December in the Heineken Cup offers fixtures that are mirror images of each other. What happens in those fixtures is rarely replicated, however.
The English side will never again this season turn over 27 possessions; it is highly unlikely that Leinster will face top-class opposition who will so blithely cough up ball.
Northampton will improve -- they must. History has demonstrated that they can, whether at Ravenhill last season or, domestically, when emerging from the fog of home trimmings by Leicester or Gloucester.
Anyone who misinterprets the evidence of last Saturday's self-confessed non-showing only has to review the evidence of their filleting of Saracens in the Premiership semi-final.
Leinster do not need to be alerted to much of this. Their focus has been internal; their set-piece may have cost them dearly against better competitors and they were often shoddy with the ball themselves. Not when it mattered, however. The early blitz set the tone. Northampton, for some bizarre reason, weren't prepared for the raucous intensity served up by Leinster.
Seven days later, the English side will seek atonement -- the Saints may become temporary sinners to prove a point.
But, just as Jamie Heaslip dismissed the pointed attempts of Dylan Hartley to rile him in Franklin's Gardens, Leinster must ignore any attempts by the English side to get them to submit to their level.
In many respects, given the level of anticipation surrounding this Leinster side following last week's result, this could be a fixture full of peril were they unprepared mentally.
"These are the weeks that really test you and it's what all the best teams can do -- back up a good performance," admits Luke Fitzgerald. "This is definitely the most dangerous match we will play this year if we don't match last week's levels."
His coach renews this appeal to his side's sense of professional duty.
"We didn't really exert enough pressure on them at set-pieces," says Matt O'Connor, when pressed to sift through the extraordinary result for pockets of regret. "There were bits in our defence that weren't good enough. I thought our attitude was good, but we are going to have to make sure that all the little things that make the big moments are spot on this week.
"They are coming, in many respects, in a more dangerous frame of mind because they have nothing to lose, so we have to be sure that we are that little bit more accurate across the board."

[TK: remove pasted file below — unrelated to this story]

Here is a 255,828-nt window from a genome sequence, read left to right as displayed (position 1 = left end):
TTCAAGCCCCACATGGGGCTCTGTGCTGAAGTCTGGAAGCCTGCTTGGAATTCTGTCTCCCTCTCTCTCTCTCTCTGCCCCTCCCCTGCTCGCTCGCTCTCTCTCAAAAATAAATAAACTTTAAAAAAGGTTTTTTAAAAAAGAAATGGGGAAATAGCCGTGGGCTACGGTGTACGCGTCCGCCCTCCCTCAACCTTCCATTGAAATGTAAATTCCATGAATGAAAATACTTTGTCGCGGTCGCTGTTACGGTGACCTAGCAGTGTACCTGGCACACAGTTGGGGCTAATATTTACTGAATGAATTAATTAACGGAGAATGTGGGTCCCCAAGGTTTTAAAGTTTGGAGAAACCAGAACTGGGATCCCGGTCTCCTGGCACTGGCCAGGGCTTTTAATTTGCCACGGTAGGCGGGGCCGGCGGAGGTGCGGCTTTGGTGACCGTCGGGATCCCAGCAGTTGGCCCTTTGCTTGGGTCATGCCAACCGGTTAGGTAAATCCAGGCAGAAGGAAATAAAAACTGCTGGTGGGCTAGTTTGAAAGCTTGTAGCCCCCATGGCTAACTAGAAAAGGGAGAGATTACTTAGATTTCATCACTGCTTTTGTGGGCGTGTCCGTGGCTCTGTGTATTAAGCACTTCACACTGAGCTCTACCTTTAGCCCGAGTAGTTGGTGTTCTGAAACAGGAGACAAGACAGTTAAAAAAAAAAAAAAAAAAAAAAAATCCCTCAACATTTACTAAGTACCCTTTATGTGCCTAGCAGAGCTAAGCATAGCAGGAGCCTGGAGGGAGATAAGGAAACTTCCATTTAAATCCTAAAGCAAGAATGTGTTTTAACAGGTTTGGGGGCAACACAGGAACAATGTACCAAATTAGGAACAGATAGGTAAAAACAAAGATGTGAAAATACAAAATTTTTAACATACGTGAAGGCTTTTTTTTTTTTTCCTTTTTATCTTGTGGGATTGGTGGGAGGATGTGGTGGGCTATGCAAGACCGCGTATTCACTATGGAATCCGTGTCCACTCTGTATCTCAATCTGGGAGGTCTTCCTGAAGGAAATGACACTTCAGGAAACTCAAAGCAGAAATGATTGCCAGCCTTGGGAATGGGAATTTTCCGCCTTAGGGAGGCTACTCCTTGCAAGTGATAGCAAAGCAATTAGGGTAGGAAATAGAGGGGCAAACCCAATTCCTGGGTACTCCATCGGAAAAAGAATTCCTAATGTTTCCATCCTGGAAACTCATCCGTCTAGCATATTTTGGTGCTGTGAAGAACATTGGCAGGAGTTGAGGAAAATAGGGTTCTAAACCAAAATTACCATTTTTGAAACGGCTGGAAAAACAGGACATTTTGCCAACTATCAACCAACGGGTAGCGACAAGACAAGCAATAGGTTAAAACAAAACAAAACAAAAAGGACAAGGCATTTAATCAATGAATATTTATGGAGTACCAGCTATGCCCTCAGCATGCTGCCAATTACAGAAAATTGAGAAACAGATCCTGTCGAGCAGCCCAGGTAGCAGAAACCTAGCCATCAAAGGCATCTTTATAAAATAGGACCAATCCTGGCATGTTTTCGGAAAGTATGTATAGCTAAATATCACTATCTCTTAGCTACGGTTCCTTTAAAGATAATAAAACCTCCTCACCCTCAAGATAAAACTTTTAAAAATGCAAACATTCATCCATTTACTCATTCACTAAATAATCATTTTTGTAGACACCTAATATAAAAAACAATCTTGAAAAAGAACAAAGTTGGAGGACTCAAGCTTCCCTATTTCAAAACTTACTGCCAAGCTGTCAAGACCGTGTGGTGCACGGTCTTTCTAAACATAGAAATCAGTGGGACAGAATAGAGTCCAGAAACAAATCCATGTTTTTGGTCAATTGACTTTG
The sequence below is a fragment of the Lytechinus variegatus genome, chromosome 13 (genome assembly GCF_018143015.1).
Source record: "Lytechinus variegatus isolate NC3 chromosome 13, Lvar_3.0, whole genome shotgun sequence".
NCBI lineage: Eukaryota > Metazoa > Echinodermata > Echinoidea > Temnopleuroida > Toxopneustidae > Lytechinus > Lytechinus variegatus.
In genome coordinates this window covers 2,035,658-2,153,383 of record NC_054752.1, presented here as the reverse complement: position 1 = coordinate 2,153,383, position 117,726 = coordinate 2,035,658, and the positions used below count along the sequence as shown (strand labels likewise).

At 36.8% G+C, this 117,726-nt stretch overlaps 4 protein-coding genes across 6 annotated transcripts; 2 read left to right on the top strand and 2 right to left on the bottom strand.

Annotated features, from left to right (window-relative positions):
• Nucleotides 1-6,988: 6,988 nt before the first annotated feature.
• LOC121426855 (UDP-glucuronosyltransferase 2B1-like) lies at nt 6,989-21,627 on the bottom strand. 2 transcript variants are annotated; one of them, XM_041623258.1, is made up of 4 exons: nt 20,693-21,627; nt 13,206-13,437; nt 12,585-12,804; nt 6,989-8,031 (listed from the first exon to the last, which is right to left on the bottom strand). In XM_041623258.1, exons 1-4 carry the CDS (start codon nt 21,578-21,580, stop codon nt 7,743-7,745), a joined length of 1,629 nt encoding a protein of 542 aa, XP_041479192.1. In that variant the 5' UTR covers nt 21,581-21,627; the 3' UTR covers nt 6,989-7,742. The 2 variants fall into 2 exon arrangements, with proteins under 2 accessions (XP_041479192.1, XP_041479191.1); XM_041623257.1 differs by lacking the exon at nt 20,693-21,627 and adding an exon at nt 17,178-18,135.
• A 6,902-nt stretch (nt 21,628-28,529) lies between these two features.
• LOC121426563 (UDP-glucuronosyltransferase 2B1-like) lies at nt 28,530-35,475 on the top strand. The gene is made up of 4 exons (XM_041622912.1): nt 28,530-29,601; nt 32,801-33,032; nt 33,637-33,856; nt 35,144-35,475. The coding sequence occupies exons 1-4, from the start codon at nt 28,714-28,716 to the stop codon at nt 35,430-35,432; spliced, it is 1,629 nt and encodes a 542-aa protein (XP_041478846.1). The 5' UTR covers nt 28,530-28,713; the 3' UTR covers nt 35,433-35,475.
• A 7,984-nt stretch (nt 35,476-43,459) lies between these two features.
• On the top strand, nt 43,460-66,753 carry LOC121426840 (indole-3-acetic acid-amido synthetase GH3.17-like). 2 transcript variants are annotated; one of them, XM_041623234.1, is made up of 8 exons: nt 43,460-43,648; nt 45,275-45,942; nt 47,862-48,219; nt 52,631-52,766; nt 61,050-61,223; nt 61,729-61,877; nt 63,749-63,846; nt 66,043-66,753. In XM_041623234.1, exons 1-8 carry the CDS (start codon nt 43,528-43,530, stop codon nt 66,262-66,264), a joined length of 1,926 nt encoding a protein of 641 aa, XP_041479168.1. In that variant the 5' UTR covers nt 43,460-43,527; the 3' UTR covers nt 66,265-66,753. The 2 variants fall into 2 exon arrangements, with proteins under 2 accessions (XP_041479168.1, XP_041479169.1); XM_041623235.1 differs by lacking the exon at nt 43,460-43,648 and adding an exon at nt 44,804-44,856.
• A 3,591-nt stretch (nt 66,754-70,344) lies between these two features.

Aside from the key return of scrum-half Kahn Fotuali'i to the bench, Northampton's three changes in the pack will ensure Leinster won't contemplate taking a backward step.
With Salesi Ma'afu, Christian Day and Calum Clark all returning to the starting 15, the opening few minutes of this one may not be for the faint of heart. Surprisingly, Ken Pisi is named at full-back; whether he reprises his hapless turn there when the game kicks off is another matter.
Ma'afu has recovered from the foot injury which kept him out of last weekend's game, while Day and Clark come in for Sam Dickinson and Phil Dowson, who drop to the bench, shifting Tom Wood to the open-side. Numbers on the jersey are irrelevant; the question is whether their pride can fill them.
"I doubt that will be an issue," O'Connor observes when asked to assess the Northampton mindset this week.
"They're a really proud club and they've a long tradition at being very good. Irrespective of the result, they'll come with a very steely mentality to try to get something out of it, if nothing more than a lot better team performance.
"They spoke themselves about being embarrassed. And they're going to put everything into a really massive performance. The margins are pretty small. I mean, we were pretty good in the first 20 minutes last week.
"But you sit down and look at it and there are bits that can go either way. We're not silly, we know a bounce of a ball, a refereeing decision or inaccuracy from us can make it a different scoreline, a different result."
Predictably, Leinster's 23-man squad remains unchanged and O'Connor is hoping for a similar response from all -- particularly from Ian Madigan, who responded to the coach's faith in him last weekend.
"He was very good against Scarlets the previous week," asserts O'Connor. "He was very good in the Irish environment and he probably played more in that environment than most of us would have predicted.
"I said from day one that it was going to be a matter of time for Ian to get his head around what we were trying to do.
"I thought he was brilliant last week, the accuracy of his game, the way he managed us around the field was brilliant and if he continues to do that, he will play a hell of a lot of rugby for us."
Same again from Leinster, then. Same result expected too, from the expectant Lansdowne Road crowd that may hit the 50,000 mark (tickets are still on sale).
And, while it may not be achieved in precisely the same manner as last week's astonishing assault, the bottom line is all that matters for Leinster as they home in on a vital home quarter-final next April.
Leinster -- R Kearney; D Kearney, B O'Driscoll, G D'Arcy, L Fitzgerald; I Madigan, E Reddan; J McGrath, S Cronin, M Ross; D Toner, M McCarthy; R Ruddock, S O'Brien, J Heaslip (capt). Reps: A Dundon, M Bent, M Moore, L Cullen, S Jennings, J Cooney, J Gopperth, Z Kirchner.
Northampton -- K Pisi; J Elliott, D Waldouck, L Burrell, G North; S Myler, L Dickson; A Waller, D Hartley (capt), S Ma'afu, C Lawes, C Day, C Clark, T Wood, S Manoa. Reps: M Haywood, E Waller, T Mercey, S Dickinson, P Dowson, K Fotuali'i, L Dickson, T Collins.
REF -- J Garces (France)
LEINSTER V NORTHAMPTON,
LIVE, SKY SPORTS 2, 6.0